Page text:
More Companies are Owned by Women, Especially Minority Founders
Women’s History Month might be over after March 31, but female business owners have a year-round impact. In the spirit of International Women’s Day and this year’s motto, Break the Bias, we can envision a world that is more diverse, equitable, inclusive, and where differences are valued and celebrated.
Let’s take a look at some facts about what makes female business owners unique, along with practical ways to offer support.
This is a multi-part series that covers the characteristics of female business owners, challenges particular to women owners, financial facts about women-owned businesses, and how female owners can plan for the future.
Check out a summary of the 25 challenges & opportunities: Facts About Women-Owned Businesses
Businesses that are owned by women are structured and managed differently than those owned by men. Here are facts about the rise in female business ownership, how much impact minority owners have, and which strengths and weaknesses are common in women owners.
1. Significant Increase in Female Business Ownership
In the United States, 12 million businesses are women-owned. This number has increased dramatically over the past 50 years. While 4.6% of US companies were owned by a female in 1972, 42% of businesses are owned by women in 2019. In just 2 years (2017 to 2019), female-owned companies grew from 38% to 42% of all US companies.
Women are instrumental not only as owners, but also as employees. The World Development Report (2012) shows that female participation in the workforce had increased from 50.2% in 1980 to 51.8% in 2008, compared to a decrease of working males from 82.0% to 77.7%.
(source: World Development Report 2012 by World Bank Group Publications page 199)
2. The Strong Impact of Female-Owned Businesses
Economies are stronger in countries where women own businesses. In the US, female-owned companies employ a total of 9.4 million workers (11% of the total workforce) and generate $1.9 trillion in annual revenue, which is 4.8% of the total US annual revenue from private sector companies.
Healthy businesses depend on consistent, strategic growth. Nearly half of women owners are planning to grow their business in the coming year. Another third will maintain growth, 9% intend to sell, and 8% plan to open a second location.
3. Female-Owned Companies Launch Faster Than Average
Compared to an overall growth rate of 9%, US businesses that are owned by women grew at a rate of 21.3% between 2014-2019.
4. Women of Color are Launching More Companies
New businesses are increasingly launched by women of color: 89% of net new firms. Of 1,817 new women-owned firms launched in 2019, 1,625 of founders were Black, Hispanic, and Asian women.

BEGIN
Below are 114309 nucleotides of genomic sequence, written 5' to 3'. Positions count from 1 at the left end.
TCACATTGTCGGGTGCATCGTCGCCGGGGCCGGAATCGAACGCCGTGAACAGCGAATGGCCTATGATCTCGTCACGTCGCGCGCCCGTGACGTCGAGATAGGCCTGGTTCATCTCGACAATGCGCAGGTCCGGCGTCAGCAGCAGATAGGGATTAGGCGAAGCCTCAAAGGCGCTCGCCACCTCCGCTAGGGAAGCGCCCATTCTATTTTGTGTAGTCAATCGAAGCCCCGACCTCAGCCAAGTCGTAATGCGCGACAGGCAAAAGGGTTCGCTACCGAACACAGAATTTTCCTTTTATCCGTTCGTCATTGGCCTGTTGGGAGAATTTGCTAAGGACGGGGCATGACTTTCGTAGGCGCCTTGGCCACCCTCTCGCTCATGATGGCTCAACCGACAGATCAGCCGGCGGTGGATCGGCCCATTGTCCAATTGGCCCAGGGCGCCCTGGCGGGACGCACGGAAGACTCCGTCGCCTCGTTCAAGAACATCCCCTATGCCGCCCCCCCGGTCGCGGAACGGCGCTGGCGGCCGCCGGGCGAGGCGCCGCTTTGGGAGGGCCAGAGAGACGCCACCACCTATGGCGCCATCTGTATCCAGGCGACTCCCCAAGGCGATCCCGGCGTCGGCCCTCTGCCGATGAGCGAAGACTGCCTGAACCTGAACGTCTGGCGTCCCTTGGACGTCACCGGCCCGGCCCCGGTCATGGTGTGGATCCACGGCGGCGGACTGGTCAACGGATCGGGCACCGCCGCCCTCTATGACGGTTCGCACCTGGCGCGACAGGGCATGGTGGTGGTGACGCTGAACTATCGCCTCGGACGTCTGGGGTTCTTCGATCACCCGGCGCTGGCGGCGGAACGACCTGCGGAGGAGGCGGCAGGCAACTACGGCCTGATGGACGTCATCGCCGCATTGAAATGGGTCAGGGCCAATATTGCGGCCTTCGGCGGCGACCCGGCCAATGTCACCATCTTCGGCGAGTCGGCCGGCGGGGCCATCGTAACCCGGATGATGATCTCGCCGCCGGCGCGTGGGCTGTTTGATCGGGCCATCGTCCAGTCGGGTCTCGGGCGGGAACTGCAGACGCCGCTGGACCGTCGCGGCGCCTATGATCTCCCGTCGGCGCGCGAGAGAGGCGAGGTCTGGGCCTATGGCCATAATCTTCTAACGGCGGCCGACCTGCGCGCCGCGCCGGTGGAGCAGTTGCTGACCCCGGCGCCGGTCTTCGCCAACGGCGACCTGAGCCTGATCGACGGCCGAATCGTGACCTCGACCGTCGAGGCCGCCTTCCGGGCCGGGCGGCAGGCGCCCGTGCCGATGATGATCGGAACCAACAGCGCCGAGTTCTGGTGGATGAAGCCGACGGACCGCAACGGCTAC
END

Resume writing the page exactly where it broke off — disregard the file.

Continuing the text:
5. Half of All Female-Owned Businesses are Founded by Women of Color
Women of Color—including African-American/Black, Latina/Hispanic, Asian/Pacific Islander, and American Indian/Alaska Native women—represent 39% of all US females, yet they account for 49% of female-owned businesses.
In terms of race and ethnicity, women-owned companies are composed as follows:
- 21% of all women-owned business owners are African-American/Black women
- 18% of women-owned business are owned by Latina/Hispanic women
- 8% of women-owned business owners are Asian-American women
- 1.4% of women-owned business owners are Native American/Alaska Native women
- 0.3% of women-owned business owners are Native Hawaiian/Pacific Islander women
- The remaining 51% of women-owned businesses are non-minority women-owned.
6. Majority of Female Owners are Gen X and Boomers
A survey of female business owners showed that the vast majority are in their 40s or older:
- 51% are Gen X (born between 1965 and 1980)
- 31% are Baby Boomers (born 1946 – 1964).
- 17% are Millennials (born 1981 – 1996), but that number is increasing rapidly as Boomers sell or retire.
- 1% are Gen Z (born after 1997).
7. Women Excel at Multitasking and Creativity, Struggle with Confidence and Risk-Taking
In a study of gender roles, female owners rate themselves highly in:
- Empathy, and
- Interpersonal relationships.
They rate themselves lower in
- Risk-taking, and
- Tenacity (especially to apply for loans and venture capital).
Here are some additional characteristics of female business owners:
- Women owners work fewer hours a week (an average of 48.1 hours) compared to male owners (52.8 hours on average)
- Women also travel less frequently (26% of female owners travel once a month, compared to 34% of male owners)
- They are concerned that they don’t spend enough time with their family (42% compared to 38% of male owners)
- They have trouble keeping up with demands on their time (41% compared to 35% of male owners)
- Women owners say they feel daily stress (38% compared to 30% of male owners)
In Part 2 of this series, we will dive into the challenges that come with owning a business as a female.
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